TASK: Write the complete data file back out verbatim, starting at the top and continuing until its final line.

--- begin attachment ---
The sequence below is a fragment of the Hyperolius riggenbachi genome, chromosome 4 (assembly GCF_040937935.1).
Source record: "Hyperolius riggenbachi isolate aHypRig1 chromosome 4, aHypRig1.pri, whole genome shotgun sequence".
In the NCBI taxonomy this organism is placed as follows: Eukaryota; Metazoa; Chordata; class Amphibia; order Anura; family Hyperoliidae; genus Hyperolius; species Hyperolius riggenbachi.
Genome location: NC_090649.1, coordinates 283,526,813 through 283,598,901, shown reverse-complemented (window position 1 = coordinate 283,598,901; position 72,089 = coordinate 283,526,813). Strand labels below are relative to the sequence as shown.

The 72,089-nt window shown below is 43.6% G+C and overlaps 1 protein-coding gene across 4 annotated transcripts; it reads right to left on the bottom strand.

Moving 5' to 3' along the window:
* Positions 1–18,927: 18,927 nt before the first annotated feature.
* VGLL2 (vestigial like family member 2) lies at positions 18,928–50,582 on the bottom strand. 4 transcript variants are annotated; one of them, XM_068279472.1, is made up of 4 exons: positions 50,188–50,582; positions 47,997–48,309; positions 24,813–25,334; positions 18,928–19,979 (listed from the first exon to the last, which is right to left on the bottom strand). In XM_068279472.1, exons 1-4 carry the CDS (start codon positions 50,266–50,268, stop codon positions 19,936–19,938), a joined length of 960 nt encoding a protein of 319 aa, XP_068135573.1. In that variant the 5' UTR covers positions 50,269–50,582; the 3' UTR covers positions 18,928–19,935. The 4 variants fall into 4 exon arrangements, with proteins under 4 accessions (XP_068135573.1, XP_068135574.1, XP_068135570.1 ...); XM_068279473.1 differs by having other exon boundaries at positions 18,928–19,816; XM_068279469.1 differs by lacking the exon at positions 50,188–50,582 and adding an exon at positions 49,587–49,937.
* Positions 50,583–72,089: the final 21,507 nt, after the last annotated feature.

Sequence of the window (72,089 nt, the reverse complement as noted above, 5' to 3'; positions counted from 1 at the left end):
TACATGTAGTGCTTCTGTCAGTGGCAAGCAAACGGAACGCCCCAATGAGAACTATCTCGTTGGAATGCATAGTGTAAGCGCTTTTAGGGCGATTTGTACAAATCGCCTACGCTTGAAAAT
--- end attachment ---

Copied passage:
The sequence below is a fragment of the Hyperolius riggenbachi genome, chromosome 4 (assembly GCF_040937935.1).
Source record: "Hyperolius riggenbachi isolate aHypRig1 chromosome 4, aHypRig1.pri, whole genome shotgun sequence".
In the NCBI taxonomy this organism is placed as follows: Eukaryota; Metazoa; Chordata; class Amphibia; order Anura; family Hyperoliidae; genus Hyperolius; species Hyperolius riggenbachi.
Genome location: NC_090649.1, coordinates 283,526,813 through 283,598,901, shown reverse-complemented (window position 1 = coordinate 283,598,901; position 72,089 = coordinate 283,526,813). Strand labels below are relative to the sequence as shown.

The 72,089-nt window shown below is 43.6% G+C and overlaps 1 protein-coding gene across 4 annotated transcripts; it reads right to left on the bottom strand.

Moving 5' to 3' along the window:
* Positions 1–18,927: 18,927 nt before the first annotated feature.
* VGLL2 (vestigial like family member 2) lies at positions 18,928–50,582 on the bottom strand. 4 transcript variants are annotated; one of them, XM_068279472.1, is made up of 4 exons: positions 50,188–50,582; positions 47,997–48,309; positions 24,813–25,334; positions 18,928–19,979 (listed from the first exon to the last, which is right to left on the bottom strand). In XM_068279472.1, exons 1-4 carry the CDS (start codon positions 50,266–50,268, stop codon positions 19,936–19,938), a joined length of 960 nt encoding a protein of 319 aa, XP_068135573.1. In that variant the 5' UTR covers positions 50,269–50,582; the 3' UTR covers positions 18,928–19,935. The 4 variants fall into 4 exon arrangements, with proteins under 4 accessions (XP_068135573.1, XP_068135574.1, XP_068135570.1 ...); XM_068279473.1 differs by having other exon boundaries at positions 18,928–19,816; XM_068279469.1 differs by lacking the exon at positions 50,188–50,582 and adding an exon at positions 49,587–49,937.
* Positions 50,583–72,089: the final 21,507 nt, after the last annotated feature.

Sequence of the window (72,089 nt, the reverse complement as noted above, 5' to 3'; positions counted from 1 at the left end):
TACATGTAGTGCTTCTGTCAGTGGCAAGCAAACGGAACGCCCCAATGAGAACTATCTCGTTGGAATGCATAGTGTAAGCGCTTTTAGGGCGATTTGTACAAATCGCCTACGCTTGAAAAT